Travelling tutus

Canada’s Royal Winnipeg Ballet School takes its show on the road

There are few things more magical, glamourous and transcendental than the world of classical ballet: satin pointe shoes, tutus and billowy-shirted princes all appear to live in a world of stage-lit perfection.

For more than 40 years, Canada’s Royal Winnipeg Ballet (RWB) School’s Professional Division has been bringing the joys of dance to young audiences that otherwise may not have had the opportunity to experience a pirouette, let alone an entire live ballet production.

“Children are enthralled by what happens with dance,” says Arlene Minkhorst, the RWB School’s director. “Getting to see it up close and watching some of the partnering that happens and the costumes and everything else, they’re really entranced by it. The responses to the show are so positive that we couldn’t not do it.”

The Concert Hour Ballet performance series tours to schools around Winnipeg as well as to communities such as Thunder Bay and Lac du Bonnet, presenting a broad range of dance styles from classical to contemporary.

“I think the audience gains an appreciation for the hard work that goes into training and they certainly get a taste of the beauty of it,” Minkhorst says. “For some kids it’s exciting enough for them to say ‘I’d like to try that.’”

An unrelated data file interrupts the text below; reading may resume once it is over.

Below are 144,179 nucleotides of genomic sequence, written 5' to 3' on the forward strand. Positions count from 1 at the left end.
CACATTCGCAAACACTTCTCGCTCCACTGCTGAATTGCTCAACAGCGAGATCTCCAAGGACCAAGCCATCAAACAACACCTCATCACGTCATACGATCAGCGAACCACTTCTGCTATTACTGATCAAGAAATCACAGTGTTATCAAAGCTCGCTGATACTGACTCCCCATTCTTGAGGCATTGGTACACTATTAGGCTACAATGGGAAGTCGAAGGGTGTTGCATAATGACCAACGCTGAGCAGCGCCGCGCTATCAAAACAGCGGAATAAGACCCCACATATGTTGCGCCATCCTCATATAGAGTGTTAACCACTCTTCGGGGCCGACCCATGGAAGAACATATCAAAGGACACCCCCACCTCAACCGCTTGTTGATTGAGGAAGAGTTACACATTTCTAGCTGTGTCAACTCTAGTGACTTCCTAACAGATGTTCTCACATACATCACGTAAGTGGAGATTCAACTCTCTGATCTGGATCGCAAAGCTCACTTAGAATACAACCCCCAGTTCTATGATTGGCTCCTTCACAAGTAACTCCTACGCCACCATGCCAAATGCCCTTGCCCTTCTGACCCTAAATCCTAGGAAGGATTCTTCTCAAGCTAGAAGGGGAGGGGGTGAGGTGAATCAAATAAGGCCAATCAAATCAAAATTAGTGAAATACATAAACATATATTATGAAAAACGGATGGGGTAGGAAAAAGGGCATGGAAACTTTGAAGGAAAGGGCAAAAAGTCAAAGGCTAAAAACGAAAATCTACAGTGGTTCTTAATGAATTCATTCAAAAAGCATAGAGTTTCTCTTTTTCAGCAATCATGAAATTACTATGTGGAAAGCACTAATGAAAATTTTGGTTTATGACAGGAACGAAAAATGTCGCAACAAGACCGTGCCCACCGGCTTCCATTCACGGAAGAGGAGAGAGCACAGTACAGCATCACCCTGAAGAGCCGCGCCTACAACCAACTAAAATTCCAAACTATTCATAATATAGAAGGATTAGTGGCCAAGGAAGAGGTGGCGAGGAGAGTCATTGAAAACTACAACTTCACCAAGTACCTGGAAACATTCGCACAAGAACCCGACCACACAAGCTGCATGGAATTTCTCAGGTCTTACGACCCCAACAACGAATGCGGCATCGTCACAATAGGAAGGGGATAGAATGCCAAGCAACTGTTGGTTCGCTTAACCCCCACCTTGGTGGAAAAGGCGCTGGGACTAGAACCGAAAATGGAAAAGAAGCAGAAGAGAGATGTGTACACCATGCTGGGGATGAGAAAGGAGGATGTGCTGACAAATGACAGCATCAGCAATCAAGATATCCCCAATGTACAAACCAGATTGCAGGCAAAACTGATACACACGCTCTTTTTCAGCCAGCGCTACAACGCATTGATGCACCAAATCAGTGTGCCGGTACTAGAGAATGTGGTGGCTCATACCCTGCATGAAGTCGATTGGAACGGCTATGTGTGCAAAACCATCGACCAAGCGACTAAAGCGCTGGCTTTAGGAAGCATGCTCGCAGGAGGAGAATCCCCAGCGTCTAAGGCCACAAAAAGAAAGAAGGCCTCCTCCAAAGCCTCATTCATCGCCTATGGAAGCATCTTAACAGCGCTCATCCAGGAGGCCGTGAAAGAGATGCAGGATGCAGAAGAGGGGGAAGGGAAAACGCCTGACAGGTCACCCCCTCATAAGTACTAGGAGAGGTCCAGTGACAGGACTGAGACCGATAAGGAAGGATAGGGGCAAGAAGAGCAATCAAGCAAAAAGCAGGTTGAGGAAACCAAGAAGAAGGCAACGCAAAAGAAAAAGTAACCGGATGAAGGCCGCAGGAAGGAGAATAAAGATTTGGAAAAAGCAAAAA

In addition to showing a variety of movement styles, there’s a balanced mix of male and female dancers featured on the tour in attempt to open young minds to the wide range of possibilities that exist within the dance world. It’s not just the Russian classics anymore: this year the tour will feature a hip-hop piece instead of the usual classical ballet work.

“It’s a wonderful experience to have our classical ballet dancers try their hand at hip hop,” Minkhorst explains. “It’s a win-win situation. We often get feedback from the schools where the kids will tell us their favourite pieces and it’s always different. Different children connect to different things so it’s important to have a good mix.”

The Concert Hour Ballet series is also excellent performance training for the ballet students. Dancing two or three shows a day for a handful of weeks provides some of the best practice around and is an intensive experience in what it takes to be a performing artist.

“It’s a huge journey and a learning experience for our dancers,” Minkhorst says. “We spend many years in the studio learning the craft, training, studying, working and it’s all to get on stage and just do it. You can’t become a good performer unless you get on stage and practice performing.”

The young dancers not only get first-hand tour bus experience but also learn about what happens behind the scenes and how to handle creative performance venue situations.

“Historically, the RWB has always been a company that connects to our audience, no matter what the venue,” Minkhorst states. “Whether you’re in a big theatre or a school gym, the magic of performing is the same.”

Concert Hour Ballet begins Nov. 17 and the dancers will tour until Dec. 1. Visit www.rwb.org for more information.

Published in Volume 69, Number 11 of The Uniter (November 12, 2014)

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